Temu’s ad blitz exposes DTC turmoil: decoding the turbulent terrain

Seems like DTC (direct-to-consumer) has a new villain: Temu.

For better or worse, this Chinese-owned online marketplace has been getting a lot of heat from the DTC crowd lately.

Marketers there are pointing fingers at Temu, attributing the sharp surge in advertising costs across Meta’s ad platforms to its ad dollars. There’s been a lot of chatter on X, LinkedIn discussions and even some heated conversations on WhatsApp over the past week as these marketers worry about what they see as predatory growth.

They suspect that Temu, one of the largest advertisers on Meta, if not the largest, is driving up ad prices.

And there might be some truth to their suspicions.

Temu’s advertising expenditure surged by a whopping 1,000% year over year from January to November 2023. Around 76% of those ad dollars were allocated to social media, with a significant portion likely spent on Meta.

This ad blitz seems set to continue in 2024.

MediaRadar data from January to March 2024 shows that Temu invested over $46 million in advertising across various social platforms, with Facebook capturing 98% of the ads during the first quarter of 2024.

Such massive spending is bound to have ripple effects on the market — it’s basic supply and demand. But just how much impact is it having?

That’s the million-dollar question.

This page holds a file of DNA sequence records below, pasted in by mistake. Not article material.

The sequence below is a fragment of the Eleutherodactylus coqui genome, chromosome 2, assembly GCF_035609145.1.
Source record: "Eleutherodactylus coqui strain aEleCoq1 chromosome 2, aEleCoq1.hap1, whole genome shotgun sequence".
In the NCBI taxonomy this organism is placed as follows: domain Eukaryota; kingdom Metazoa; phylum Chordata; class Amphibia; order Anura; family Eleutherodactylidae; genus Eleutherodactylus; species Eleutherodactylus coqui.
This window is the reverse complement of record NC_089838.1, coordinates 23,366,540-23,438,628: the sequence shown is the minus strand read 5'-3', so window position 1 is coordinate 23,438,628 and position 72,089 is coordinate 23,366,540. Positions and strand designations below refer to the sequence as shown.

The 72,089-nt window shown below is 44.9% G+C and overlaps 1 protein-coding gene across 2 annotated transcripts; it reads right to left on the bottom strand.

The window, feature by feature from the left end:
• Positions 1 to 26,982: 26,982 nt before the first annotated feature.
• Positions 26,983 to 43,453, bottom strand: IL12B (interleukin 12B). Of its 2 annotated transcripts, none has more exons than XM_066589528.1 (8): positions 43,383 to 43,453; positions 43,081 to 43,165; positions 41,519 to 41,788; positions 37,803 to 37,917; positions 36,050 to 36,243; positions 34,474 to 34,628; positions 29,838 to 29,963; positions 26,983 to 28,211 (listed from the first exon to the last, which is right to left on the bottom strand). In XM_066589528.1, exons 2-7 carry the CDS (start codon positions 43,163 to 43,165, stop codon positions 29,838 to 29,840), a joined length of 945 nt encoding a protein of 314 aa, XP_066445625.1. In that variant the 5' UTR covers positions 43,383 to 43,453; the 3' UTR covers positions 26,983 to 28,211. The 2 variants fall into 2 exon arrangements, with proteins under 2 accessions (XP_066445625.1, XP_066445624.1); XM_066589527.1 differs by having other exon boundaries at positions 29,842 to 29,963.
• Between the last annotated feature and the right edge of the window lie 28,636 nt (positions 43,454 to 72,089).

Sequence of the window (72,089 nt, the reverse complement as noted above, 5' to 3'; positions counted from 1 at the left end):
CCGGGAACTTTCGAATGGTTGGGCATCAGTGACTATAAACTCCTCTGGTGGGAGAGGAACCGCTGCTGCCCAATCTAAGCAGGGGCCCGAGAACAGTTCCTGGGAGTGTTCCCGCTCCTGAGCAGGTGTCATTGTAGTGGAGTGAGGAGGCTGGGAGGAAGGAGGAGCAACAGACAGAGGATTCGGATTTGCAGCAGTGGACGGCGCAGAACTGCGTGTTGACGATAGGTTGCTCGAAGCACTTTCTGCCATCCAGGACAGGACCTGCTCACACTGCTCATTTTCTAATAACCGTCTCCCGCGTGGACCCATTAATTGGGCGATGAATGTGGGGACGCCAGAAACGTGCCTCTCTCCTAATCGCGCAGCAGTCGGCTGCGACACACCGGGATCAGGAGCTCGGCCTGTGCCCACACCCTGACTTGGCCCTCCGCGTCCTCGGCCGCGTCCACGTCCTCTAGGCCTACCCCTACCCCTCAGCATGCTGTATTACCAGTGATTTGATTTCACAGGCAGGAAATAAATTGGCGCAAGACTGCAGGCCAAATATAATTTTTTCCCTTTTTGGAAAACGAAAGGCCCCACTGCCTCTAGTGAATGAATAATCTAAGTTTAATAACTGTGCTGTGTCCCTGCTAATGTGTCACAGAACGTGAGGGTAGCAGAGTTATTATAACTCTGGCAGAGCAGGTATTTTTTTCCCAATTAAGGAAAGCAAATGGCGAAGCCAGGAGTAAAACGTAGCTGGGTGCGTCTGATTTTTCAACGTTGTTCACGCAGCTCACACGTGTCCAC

In the intricate web of factors influencing ad prices, from market saturation to the nuances of audience targeting, pinpointing a single cause for something like this is tricky.

This is made even harder by the fact that not all brands are affected by those factors to the same degree. While some DTC advertisers continue business as usual with minimal changes to their CPMs or Meta strategies, others are grappling with profitability issues. They’re exploring new creative strategies, messaging, ad accounts and more in an effort to adapt to the evolving landscape.

However, one thing is clear: Temu’s ad splurge and the ensuing reaction offer insights into the current state of DTC advertising. It’s a fiercely competitive arena where hefty investments by newcomers can disrupt market dynamics. As costs soar, smaller or newer advertisers face greater hurdles, underscoring the need for DTC companies to refine their strategies and explore more innovative, cost-effective advertising approaches.

“Yes, we’re seeing a sharp incline in CPMs for several accounts, especially the clients that employ more broad targeting tactics,” said Adam Telian, head of media at GYK. “One account has seen nearly a 40% increase in CPMs over the last week resulting in a drastic decrease in results.”

While Telian isn’t ready to pin it all on Temu, he said he does believe it’s a wake-up call for DTC advertisers to diversify their advertising channels.

This means thinking beyond Meta, collaborating with retention teams across various channels like email, SMS and loyalty programs, and focusing on creative strategies such as user-generated content and collaborations with creators and development teams.